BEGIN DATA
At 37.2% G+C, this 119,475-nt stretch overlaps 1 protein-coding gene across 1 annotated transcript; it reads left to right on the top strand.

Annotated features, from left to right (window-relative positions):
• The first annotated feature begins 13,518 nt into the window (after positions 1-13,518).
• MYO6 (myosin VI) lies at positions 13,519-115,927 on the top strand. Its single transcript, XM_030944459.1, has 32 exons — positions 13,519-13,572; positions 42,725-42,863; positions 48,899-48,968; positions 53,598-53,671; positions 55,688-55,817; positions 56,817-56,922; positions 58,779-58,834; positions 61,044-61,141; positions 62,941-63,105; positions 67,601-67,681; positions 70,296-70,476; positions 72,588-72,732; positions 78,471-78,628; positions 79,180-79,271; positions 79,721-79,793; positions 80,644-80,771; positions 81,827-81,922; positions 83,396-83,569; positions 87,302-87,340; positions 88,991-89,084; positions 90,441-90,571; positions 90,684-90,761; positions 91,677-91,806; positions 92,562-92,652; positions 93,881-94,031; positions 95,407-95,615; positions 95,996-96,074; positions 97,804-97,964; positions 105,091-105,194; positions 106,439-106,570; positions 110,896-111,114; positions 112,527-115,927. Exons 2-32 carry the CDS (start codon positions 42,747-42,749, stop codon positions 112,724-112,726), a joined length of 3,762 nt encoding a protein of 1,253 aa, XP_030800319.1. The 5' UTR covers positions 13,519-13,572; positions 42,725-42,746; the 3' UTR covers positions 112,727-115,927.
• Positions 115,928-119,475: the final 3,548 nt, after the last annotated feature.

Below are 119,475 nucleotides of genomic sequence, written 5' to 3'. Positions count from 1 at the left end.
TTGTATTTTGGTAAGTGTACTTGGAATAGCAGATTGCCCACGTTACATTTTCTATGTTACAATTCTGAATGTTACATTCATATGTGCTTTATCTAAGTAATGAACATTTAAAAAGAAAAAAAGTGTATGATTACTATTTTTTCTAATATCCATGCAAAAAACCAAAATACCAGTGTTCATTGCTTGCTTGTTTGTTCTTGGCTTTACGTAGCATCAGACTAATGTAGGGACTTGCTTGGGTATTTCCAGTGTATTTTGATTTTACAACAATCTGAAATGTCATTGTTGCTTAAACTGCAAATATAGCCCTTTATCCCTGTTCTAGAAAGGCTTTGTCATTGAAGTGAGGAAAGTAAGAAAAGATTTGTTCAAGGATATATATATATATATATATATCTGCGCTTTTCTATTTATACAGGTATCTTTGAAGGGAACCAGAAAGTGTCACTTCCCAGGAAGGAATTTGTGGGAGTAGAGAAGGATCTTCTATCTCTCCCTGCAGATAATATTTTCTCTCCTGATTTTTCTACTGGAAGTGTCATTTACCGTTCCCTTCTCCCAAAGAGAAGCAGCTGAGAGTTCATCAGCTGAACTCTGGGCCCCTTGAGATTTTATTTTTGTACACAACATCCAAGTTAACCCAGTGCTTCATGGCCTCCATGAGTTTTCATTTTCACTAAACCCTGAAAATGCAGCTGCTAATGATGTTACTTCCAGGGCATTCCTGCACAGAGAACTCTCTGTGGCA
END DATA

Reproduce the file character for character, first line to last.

At 37.2% G+C, this 119,475-nt stretch overlaps 1 protein-coding gene across 1 annotated transcript; it reads left to right on the top strand.

Annotated features, from left to right (window-relative positions):
• The first annotated feature begins 13,518 nt into the window (after positions 1-13,518).
• MYO6 (myosin VI) lies at positions 13,519-115,927 on the top strand. Its single transcript, XM_030944459.1, has 32 exons — positions 13,519-13,572; positions 42,725-42,863; positions 48,899-48,968; positions 53,598-53,671; positions 55,688-55,817; positions 56,817-56,922; positions 58,779-58,834; positions 61,044-61,141; positions 62,941-63,105; positions 67,601-67,681; positions 70,296-70,476; positions 72,588-72,732; positions 78,471-78,628; positions 79,180-79,271; positions 79,721-79,793; positions 80,644-80,771; positions 81,827-81,922; positions 83,396-83,569; positions 87,302-87,340; positions 88,991-89,084; positions 90,441-90,571; positions 90,684-90,761; positions 91,677-91,806; positions 92,562-92,652; positions 93,881-94,031; positions 95,407-95,615; positions 95,996-96,074; positions 97,804-97,964; positions 105,091-105,194; positions 106,439-106,570; positions 110,896-111,114; positions 112,527-115,927. Exons 2-32 carry the CDS (start codon positions 42,747-42,749, stop codon positions 112,724-112,726), a joined length of 3,762 nt encoding a protein of 1,253 aa, XP_030800319.1. The 5' UTR covers positions 13,519-13,572; positions 42,725-42,746; the 3' UTR covers positions 112,727-115,927.
• Positions 115,928-119,475: the final 3,548 nt, after the last annotated feature.

Below are 119,475 nucleotides of genomic sequence, written 5' to 3'. Positions count from 1 at the left end.
TTGTATTTTGGTAAGTGTACTTGGAATAGCAGATTGCCCACGTTACATTTTCTATGTTACAATTCTGAATGTTACATTCATATGTGCTTTATCTAAGTAATGAACATTTAAAAAGAAAAAAAGTGTATGATTACTATTTTTTCTAATATCCATGCAAAAAACCAAAATACCAGTGTTCATTGCTTGCTTGTTTGTTCTTGGCTTTACGTAGCATCAGACTAATGTAGGGACTTGCTTGGGTATTTCCAGTGTATTTTGATTTTACAACAATCTGAAATGTCATTGTTGCTTAAACTGCAAATATAGCCCTTTATCCCTGTTCTAGAAAGGCTTTGTCATTGAAGTGAGGAAAGTAAGAAAAGATTTGTTCAAGGATATATATATATATATATATATCTGCGCTTTTCTATTTATACAGGTATCTTTGAAGGGAACCAGAAAGTGTCACTTCCCAGGAAGGAATTTGTGGGAGTAGAGAAGGATCTTCTATCTCTCCCTGCAGATAATATTTTCTCTCCTGATTTTTCTACTGGAAGTGTCATTTACCGTTCCCTTCTCCCAAAGAGAAGCAGCTGAGAGTTCATCAGCTGAACTCTGGGCCCCTTGAGATTTTATTTTTGTACACAACATCCAAGTTAACCCAGTGCTTCATGGCCTCCATGAGTTTTCATTTTCACTAAACCCTGAAAATGCAGCTGCTAATGATGTTACTTCCAGGGCATTCCTGCACAGAGAACTCTCTGTGGCA